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2004 Ford F-150 Best Pickup of the Year
New Ford pickup struts away a winner

By Bill Roebuck

The Best New Pickup Truck for 2004 is Ford's F-150. That's according to the Automobile Journalists Association of Canada (AJAC) 2004 Canadian Car of the Year Awards. The competition compares vehicles that are new for the current model year in a variety of categories.

The F-150 competed against the Chevrolet Colorado/GMC Canyon, Dodge RAM 2500 and 3500, and the Nissan Titan  in four days of road and track testing in and around Belleville, Ont., and at the Shannonville race track at AJAC's Test Fest in October, 2003. Highlights
2004 Ford F-150
Category: Pickup Truck
Seats: 6
Engines: 4.6-litre, 231-hp V8 ; 5.4-litre, 300-hp V8
Fuel Econ.-Cdn:  Litres per 100 km, city/hwy: n/a
Price (Cdn): XL Regular Cab 2WD with 8 ft box $27,485; Lariat 4X4 SuperCab with 6.5 ft box $43,225. As tested (XLT 4X4 SuperCrew with 5.5 ft box) $49,870. Freight $1,085.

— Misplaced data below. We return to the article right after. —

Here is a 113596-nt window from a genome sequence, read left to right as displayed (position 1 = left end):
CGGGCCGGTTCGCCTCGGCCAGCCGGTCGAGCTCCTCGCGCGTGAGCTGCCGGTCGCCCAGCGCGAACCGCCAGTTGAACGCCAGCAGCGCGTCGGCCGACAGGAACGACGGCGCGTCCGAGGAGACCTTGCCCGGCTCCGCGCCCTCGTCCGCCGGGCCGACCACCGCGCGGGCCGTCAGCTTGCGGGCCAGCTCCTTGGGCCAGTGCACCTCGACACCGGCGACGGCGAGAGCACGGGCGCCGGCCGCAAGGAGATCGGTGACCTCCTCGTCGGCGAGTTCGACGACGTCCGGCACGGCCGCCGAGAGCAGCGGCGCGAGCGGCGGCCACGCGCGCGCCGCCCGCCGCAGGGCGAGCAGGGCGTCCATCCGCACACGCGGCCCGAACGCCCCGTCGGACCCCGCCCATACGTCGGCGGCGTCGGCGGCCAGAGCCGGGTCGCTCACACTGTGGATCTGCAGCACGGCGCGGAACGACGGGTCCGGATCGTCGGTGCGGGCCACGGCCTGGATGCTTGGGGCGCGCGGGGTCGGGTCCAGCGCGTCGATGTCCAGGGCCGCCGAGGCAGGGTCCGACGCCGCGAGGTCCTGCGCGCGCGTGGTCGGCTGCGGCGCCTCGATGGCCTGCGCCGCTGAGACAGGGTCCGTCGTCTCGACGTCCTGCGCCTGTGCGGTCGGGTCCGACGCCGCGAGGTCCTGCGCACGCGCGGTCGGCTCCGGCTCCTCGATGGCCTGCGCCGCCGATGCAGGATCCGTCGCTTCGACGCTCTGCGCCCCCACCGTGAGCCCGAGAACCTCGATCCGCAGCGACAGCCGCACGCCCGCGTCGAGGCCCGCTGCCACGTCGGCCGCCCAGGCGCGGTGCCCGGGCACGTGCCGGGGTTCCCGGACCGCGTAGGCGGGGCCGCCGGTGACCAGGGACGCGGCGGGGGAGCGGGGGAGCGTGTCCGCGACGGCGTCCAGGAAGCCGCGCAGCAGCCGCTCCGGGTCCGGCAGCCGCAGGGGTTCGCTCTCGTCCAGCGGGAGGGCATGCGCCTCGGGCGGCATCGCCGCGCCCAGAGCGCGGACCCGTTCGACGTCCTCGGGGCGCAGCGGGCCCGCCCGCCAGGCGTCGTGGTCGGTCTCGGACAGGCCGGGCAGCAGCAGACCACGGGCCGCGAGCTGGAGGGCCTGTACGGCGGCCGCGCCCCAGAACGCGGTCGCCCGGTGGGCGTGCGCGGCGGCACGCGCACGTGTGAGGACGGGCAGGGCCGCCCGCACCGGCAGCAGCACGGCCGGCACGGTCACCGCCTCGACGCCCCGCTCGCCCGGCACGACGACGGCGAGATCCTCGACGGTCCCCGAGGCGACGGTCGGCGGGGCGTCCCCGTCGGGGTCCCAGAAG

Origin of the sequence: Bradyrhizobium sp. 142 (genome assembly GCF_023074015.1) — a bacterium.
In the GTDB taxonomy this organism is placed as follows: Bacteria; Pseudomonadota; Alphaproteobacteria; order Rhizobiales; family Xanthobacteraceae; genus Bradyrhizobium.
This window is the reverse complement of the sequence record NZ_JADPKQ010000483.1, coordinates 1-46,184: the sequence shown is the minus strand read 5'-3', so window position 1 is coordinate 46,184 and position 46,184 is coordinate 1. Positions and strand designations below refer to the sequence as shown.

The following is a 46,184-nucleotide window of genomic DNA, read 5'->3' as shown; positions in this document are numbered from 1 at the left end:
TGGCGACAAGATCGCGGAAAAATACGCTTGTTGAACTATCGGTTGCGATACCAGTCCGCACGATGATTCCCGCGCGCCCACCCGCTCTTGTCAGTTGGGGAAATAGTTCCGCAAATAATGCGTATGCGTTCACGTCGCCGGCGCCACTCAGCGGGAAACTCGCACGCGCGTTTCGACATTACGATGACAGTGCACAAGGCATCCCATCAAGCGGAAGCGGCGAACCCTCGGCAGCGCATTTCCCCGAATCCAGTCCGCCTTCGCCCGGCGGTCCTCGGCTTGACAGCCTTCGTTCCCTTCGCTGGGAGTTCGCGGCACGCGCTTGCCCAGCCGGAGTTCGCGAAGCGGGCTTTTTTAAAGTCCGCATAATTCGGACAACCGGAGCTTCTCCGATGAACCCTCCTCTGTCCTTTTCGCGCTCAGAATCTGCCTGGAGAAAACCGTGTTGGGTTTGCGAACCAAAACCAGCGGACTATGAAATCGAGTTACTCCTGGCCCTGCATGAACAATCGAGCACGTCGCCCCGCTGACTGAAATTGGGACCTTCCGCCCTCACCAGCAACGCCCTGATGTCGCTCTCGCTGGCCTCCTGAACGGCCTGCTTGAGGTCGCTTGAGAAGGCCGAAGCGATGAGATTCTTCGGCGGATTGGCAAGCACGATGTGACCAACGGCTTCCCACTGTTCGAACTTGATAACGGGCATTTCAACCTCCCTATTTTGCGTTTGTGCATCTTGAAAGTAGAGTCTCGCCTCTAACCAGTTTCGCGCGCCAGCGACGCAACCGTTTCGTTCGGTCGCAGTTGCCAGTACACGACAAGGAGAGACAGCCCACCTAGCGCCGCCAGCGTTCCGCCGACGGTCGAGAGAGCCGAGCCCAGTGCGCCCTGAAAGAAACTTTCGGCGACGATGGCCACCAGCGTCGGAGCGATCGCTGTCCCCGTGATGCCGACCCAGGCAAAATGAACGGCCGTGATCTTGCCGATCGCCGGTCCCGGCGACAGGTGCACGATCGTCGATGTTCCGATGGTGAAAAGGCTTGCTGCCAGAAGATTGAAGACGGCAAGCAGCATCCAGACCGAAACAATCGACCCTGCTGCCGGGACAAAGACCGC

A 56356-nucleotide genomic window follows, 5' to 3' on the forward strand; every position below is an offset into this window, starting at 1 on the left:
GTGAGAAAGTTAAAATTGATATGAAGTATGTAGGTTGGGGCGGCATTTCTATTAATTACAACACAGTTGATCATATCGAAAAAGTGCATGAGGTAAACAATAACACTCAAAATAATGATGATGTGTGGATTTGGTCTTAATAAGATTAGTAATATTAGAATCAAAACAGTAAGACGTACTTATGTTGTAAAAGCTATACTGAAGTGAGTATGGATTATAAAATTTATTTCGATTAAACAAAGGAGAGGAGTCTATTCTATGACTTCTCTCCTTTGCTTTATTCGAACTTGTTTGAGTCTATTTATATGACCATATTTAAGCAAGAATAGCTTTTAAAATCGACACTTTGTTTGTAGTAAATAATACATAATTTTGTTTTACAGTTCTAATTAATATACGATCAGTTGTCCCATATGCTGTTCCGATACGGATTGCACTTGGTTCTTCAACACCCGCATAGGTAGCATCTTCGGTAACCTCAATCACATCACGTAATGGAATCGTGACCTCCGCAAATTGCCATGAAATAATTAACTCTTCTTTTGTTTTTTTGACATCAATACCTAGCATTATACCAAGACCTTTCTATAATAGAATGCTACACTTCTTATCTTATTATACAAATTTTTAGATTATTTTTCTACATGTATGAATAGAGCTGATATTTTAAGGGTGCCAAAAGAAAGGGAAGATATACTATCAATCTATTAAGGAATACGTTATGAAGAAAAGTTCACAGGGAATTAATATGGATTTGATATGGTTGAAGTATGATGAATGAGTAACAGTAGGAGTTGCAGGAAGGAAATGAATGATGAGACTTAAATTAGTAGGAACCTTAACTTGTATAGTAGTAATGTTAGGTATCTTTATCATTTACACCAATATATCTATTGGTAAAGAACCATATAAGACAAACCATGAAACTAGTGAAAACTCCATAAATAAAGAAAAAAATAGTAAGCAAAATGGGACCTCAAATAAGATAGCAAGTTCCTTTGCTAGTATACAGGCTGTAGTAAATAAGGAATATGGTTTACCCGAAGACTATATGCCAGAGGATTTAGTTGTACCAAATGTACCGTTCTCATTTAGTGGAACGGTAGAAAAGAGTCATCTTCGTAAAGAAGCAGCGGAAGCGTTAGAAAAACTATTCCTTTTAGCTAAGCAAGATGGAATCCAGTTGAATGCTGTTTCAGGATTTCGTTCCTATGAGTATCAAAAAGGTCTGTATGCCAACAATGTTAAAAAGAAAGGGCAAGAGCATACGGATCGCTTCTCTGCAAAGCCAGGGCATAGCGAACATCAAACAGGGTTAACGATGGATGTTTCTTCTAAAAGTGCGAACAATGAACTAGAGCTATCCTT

Pros: Very clean lines, nice interior, powerful, quiet, class leader.
Cons: Too nice for a work truck?
The F-150 is significantly new for 2004 and is now more like its bigger brethren, the F-250 and F-350 models, because it appears to be so much larger than the previous F-150. Ford is hoping that's what consumers want, because the F-150 has been Canada's best-selling pickup for the past 37 years. It's a record they wouldn't want to screw up.

It seems that the company has done all the right things, though. The interior is more luxurious and comfortable than ever, which Ford has found to be an important asset in today's pickup market. For the traditional pickup buyers, it also has lots more cargo space, a higher maximum payload and more towing capacity.

The base engine is a 4.6-litre V8 producing 231 hp and 293 ft-lb of torque. It's mated to an upgraded standard four-speed automatic transmission. Ford has dropped the optional five-speed manual transmission it used to offer, and no diesel engine is available either. Nor is a V6 engine. There's a choice of either rear-wheel-drive or four-wheel-drive with low-range gearing.